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Title

Decisional balance and self-efficacy mediate the association among provider advice, health literacy and cervical cancer screening (European Journal of Oncology Nursing)

Publication Topics

California Health Interview Survey; Health Care Delivery System; Health Promotion/Disease Prevention Issues; Cancer

Publication Type

CHIS Journal Article

Publication Date

2017-12-11T08:00:00Z

Author 1

<a onclick="OpenPopUpPage('http:\u002f\u002faskchisne.ucla.edu\u002f_layouts\u002flistform.aspx?PageType=4\u0026ListId={7AAD61FA-4BCB-48C0-B0B7-87AFDC3673EF}\u0026ID=1733\u0026RootFolder=*', RefreshPage); return false;" href="http://askchisne.ucla.edu/_layouts/listform.aspx?PageType=4&amp;ListId={7AAD61FA-4BCB-48C0-B0B7-87AFDC3673EF}&amp;ID=1733&amp;RootFolder=*">Kyounghae Kim</a>

Author 2

<a onclick="OpenPopUpPage('http:\u002f\u002faskchisne.ucla.edu\u002f_layouts\u002flistform.aspx?PageType=4\u0026ListId={7AAD61FA-4BCB-48C0-B0B7-87AFDC3673EF}\u0026ID=1734\u0026RootFolder=*', RefreshPage); return false;" href="http://askchisne.ucla.edu/_layouts/listform.aspx?PageType=4&amp;ListId={7AAD61FA-4BCB-48C0-B0B7-87AFDC3673EF}&amp;ID=1734&amp;RootFolder=*">Qian-Li Xue</a>

Author 3

<a onclick="OpenPopUpPage('http:\u002f\u002faskchisne.ucla.edu\u002f_layouts\u002flistform.aspx?PageType=4\u0026ListId={7AAD61FA-4BCB-48C0-B0B7-87AFDC3673EF}\u0026ID=1735\u0026RootFolder=*', RefreshPage); return false;" href="http://askchisne.ucla.edu/_layouts/listform.aspx?PageType=4&amp;ListId={7AAD61FA-4BCB-48C0-B0B7-87AFDC3673EF}&amp;ID=1735&amp;RootFolder=*">Benita Walton-Moss</a>

Author 4

<a onclick="OpenPopUpPage('http:\u002f\u002faskchisne.ucla.edu\u002f_layouts\u002flistform.aspx?PageType=4\u0026ListId={7AAD61FA-4BCB-48C0-B0B7-87AFDC3673EF}\u0026ID=1736\u0026RootFolder=*', RefreshPage); return false;" href="http://askchisne.ucla.edu/_layouts/listform.aspx?PageType=4&amp;ListId={7AAD61FA-4BCB-48C0-B0B7-87AFDC3673EF}&amp;ID=1736&amp;RootFolder=*">Marie T. Nolan</a>

Author 5

<a onclick="OpenPopUpPage('http:\u002f\u002faskchisne.ucla.edu\u002f_layouts\u002flistform.aspx?PageType=4\u0026ListId={7AAD61FA-4BCB-48C0-B0B7-87AFDC3673EF}\u0026ID=1737\u0026RootFolder=*', RefreshPage); return false;" href="http://askchisne.ucla.edu/_layouts/listform.aspx?PageType=4&amp;ListId={7AAD61FA-4BCB-48C0-B0B7-87AFDC3673EF}&amp;ID=1737&amp;RootFolder=*">Hae-Ra Han</a>

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Abstract

Summary: Health literacy has emerged as a potential determinant of cancer screening, yet limited literature has investigated the pathways which health literacy influences Pap tests among immigrant women who experience a higher incidence of cervical cancer. California Health Interview Survey (CHIS) data from 2007 is briefly referenced. This study aimed to test a health literacy-focused sociocognitive model which proposes motivational (knowledge, decisional balance) and volitional (self-efficacy) factors mediating the association between health literacy and triennial Pap tests. Using structural equation modeling, the authors conducted a secondary analysis of baseline data obtained from a randomized controlled trial to promote breast and cervical cancer screenings among 560 Korean American women 21–65 years of age. They were interviewed on demographics such as education and English proficiency, provider advice, health literacy, knowledge of cervical cancer, decisional balance for Pap tests, self-efficacy, and Pap test use.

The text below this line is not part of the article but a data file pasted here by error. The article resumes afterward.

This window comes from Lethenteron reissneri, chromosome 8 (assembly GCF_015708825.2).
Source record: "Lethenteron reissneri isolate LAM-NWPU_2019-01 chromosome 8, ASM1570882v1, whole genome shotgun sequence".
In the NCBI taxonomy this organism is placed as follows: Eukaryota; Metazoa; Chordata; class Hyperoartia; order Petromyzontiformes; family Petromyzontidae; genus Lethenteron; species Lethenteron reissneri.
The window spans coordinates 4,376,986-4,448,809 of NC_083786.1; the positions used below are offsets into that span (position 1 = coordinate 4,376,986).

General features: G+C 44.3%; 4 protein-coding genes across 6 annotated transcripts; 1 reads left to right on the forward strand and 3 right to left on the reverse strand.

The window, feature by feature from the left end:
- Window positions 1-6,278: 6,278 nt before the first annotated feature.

Findings: Higher health literacy predicted high level of knowledge and high decisional balance score, and greater self-efficacy and then only decisional balance and self-efficacy affected Pap tests. High level of knowledge predicted Pap tests through its impact on the decisional balance score. Receiving provider advice both directly and indirectly predicted Pap tests through high level of health literacy, high level of decisional balance and greater self-efficacy. Findings from this study suggest possible pathways through which provider advice and health literacy affect Pap tests. Interventions targeting immigrant women with limited English proficiency should consider skill-based approaches such as health literacy training, promoting patient-provider communications and emphasizing decisional balance and self-efficacy as potentially sustainable ways of promoting Pap tests.

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CHIS Journal Article: Decisional balance and self-efficacy mediate the association among provider advice, health literacy and cervical cancer screening

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